Intel ME (Manageability engine) Huffman algorithmStarting at version 6 the "firmware" for the Intel manageability engine (sometimes: management engine) uses a custom compression scheme. Some of the modules are compressed with standard lzma, but others use a custom scheme whose details remained unknown until this publication. Making it impossible to inspect and audit modules compressed with it. The ME runs its own operating system on a dedicated seperate cpu inside all modern intel chipsets. With direct access to hardware, including all memory, and networking(including wifi). Is capable of running while the system is in S3 (aka off). It has code to break into your graphics/input devices outside of the Host OS' control (for secure PIN input). It provides pavp (protected audio video path) also known as DRM. It can be configured as the ultimate RAT. Code running on the ME cpu is often said to be running in ring -3. In short there are plenty of reasons to be curious.
- the chipset has 2 dictionaries, stored in hardware only
- in ME version 6 one of them is used to compress code, the other data
- higher ME versions this difference isn't clear.
- dictionaries consist out of a large set of prefix free codes
- prefix free codes are 7 to 19 bits long
- each prefix free code translates into 1 to 15 bytes
- compression is poor, way worse than gzip -1, but fast decompression
- for v6 compressed file is 77.5% the size of the original on average
- dictionaries are not present in firmware
- prefix free codes form a canonical tree
- depending on the version a single dictionary contains about 1700-2100 entries
- often multiple ways to encode plaintext, the shortest possibility is _almost_ always used.
- redundant symbols exist. (one that can be expressed by multiple other symbols equally or more efficiently)
The tool presented here unpacks the ME code stored on SPI flash that the ARCompact cpu executes. To get an image of this code you can:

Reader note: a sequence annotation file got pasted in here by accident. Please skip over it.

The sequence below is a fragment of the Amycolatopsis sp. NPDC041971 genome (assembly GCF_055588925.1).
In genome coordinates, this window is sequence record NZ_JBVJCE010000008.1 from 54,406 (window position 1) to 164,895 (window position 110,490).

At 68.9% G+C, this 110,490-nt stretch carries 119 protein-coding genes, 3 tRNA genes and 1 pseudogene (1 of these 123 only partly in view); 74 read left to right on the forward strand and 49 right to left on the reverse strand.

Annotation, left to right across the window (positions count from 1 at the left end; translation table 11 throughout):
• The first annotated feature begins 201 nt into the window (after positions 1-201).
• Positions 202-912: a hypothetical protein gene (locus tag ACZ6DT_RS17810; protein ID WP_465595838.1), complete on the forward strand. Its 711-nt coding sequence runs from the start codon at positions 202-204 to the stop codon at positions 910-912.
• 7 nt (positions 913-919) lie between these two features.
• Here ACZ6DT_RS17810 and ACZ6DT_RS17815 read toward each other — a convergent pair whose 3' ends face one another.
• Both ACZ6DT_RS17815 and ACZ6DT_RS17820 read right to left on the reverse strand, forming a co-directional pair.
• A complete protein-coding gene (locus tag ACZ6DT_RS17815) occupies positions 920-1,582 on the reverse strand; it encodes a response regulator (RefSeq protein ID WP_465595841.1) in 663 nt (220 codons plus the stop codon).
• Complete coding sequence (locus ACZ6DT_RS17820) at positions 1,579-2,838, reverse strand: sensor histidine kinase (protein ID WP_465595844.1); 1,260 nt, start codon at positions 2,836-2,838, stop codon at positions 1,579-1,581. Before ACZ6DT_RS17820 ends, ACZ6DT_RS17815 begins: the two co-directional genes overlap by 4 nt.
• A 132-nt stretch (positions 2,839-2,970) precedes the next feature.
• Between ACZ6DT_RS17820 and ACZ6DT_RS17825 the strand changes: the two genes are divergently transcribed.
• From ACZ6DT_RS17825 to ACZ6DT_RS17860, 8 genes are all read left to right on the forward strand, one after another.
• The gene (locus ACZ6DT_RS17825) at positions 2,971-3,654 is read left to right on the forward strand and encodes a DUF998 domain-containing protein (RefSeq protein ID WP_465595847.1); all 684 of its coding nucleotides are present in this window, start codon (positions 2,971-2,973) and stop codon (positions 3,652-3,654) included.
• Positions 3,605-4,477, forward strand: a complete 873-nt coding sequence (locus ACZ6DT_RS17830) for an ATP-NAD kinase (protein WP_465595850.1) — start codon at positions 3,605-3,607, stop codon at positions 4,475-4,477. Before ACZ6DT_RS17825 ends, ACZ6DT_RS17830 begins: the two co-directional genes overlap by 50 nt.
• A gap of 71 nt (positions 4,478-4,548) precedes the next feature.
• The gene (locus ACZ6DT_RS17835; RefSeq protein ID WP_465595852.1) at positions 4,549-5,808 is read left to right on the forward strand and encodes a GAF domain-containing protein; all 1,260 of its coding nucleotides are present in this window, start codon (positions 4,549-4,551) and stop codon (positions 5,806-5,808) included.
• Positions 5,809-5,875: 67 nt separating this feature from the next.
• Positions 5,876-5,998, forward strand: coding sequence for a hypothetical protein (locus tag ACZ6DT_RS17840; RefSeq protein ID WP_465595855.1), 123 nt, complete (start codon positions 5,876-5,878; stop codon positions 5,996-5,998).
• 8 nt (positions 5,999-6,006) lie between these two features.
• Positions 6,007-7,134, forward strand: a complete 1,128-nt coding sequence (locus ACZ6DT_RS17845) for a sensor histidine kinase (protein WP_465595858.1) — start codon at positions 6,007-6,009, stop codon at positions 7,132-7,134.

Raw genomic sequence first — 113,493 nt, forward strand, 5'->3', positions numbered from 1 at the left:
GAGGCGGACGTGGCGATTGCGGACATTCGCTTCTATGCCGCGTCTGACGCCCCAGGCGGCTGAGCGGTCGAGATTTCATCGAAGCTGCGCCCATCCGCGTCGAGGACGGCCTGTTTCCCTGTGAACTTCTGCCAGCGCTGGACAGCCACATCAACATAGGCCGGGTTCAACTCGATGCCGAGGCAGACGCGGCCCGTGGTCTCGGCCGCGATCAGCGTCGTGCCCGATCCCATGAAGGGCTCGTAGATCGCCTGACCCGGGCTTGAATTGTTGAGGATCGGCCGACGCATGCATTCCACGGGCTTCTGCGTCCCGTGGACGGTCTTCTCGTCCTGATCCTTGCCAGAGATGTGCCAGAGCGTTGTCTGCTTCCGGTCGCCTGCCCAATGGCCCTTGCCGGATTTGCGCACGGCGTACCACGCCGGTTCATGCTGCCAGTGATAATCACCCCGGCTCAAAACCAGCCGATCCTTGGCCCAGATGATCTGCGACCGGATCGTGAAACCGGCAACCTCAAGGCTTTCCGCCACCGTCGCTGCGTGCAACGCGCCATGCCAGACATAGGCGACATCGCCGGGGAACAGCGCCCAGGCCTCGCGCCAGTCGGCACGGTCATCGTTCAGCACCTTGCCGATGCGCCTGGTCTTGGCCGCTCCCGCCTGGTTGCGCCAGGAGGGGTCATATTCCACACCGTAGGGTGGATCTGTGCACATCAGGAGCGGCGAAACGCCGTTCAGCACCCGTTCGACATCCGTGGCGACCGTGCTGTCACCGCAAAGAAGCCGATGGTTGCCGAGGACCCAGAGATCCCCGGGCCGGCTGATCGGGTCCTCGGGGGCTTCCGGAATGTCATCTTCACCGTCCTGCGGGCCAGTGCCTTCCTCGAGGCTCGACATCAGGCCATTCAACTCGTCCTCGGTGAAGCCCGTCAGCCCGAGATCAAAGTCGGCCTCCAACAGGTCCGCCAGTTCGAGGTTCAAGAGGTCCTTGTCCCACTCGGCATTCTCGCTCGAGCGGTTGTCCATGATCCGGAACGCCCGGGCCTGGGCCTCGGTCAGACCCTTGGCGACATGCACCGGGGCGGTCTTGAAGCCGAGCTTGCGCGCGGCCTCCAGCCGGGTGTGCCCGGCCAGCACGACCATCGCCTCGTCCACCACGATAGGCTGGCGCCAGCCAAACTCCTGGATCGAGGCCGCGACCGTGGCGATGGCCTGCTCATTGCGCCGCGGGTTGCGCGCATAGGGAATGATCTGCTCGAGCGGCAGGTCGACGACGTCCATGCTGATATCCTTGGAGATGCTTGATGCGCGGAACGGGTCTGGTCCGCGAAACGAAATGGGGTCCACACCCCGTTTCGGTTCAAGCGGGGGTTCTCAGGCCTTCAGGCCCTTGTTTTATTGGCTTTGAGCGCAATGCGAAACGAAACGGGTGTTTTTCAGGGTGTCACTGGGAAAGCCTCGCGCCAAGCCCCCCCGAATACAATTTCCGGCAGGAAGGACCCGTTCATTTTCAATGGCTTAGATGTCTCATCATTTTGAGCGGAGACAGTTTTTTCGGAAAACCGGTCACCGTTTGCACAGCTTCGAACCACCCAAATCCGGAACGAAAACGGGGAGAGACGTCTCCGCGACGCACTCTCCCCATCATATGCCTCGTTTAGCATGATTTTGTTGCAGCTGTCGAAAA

- extract it from bios updates. (It is often shipped with bios update images. binwalk, custom, ..)
- use a hardware SPI programmer
- use flashrom from flashrom.org
Does it affect me?
If you are using an intel system that's less than 5 years old, almost definitely. These systems can't boot without the ME.
The ME firmware is split into parts or partitions, the core components FTPR(OS/security modules/..), NFTP(utilities/...) and possibly others(eg. MDMV). In 2016, it was discovered that you can remove all partitions exept the FTPR, without the system failing to boot. The FTPR is still a substantial amount of code.
The fsf certified glugglug laptop is probably the only system you can buy that disables the ME.
Tablets and other devices based on an Atom SoC don't have a traditional chipset and no ME. Instead they have a "security engine" which basically does the same, but it is a different archititecture (SPARC) and does not yet use the custom compression scheme.
What capabilities are enabled, however differ greatly from OEM to OEM. You can use this tool by Damien Zammit to query the status of the ME on your system. It uses the MEI (ME interface, previously called HECI) a bidirectional PCI interface between the host cpu and the ME cpu.
Missing code, storage format
As mentioned in several publications by Igor Skochinsky: the chipset has some inaccesible ROM. Besides likely storing the decompression dictionaries, it also harbours a code library. The library implements libc-style primitives (memcpy, ...) and who knows what else. The code unpacked by unhuffme will likely contain function calls into this library via what is referred to as RAPI (rom api). Despite the ROM being inaccessible, the purpose of these calls can typically be deduced by reversing, or by comparing with a version of the code which bypasses ROM. However this library can still not be audited directly.
File format information directly based on Igor Skochinsky's research. His me_unpack supports more versions and features of the firmware, but does not decompres the huffman compressed sections.
Unpack ME versions 6 through 10
Indispensable help by: Igor Skochinsky phcoder Corey Kallenberg Xeno Kovah Rafal Wojtczuk
Unhuffme v2.4 completely unpacks all modules from all observed ME images, including SPS ME 3.x.
When unpacking version 6 firmwares you will find that the module "VE_FW_NAND" fails consistently. Rather than not being able to decompress it, the compressed data is missing.
If you come across any other module not unpacking cleanly, please provide a copy.
The chipsets associated with Skylake microarchitecture released around August 2015 and onwards have a new version of the ME(version 11), with new compression dictionaries which are not public.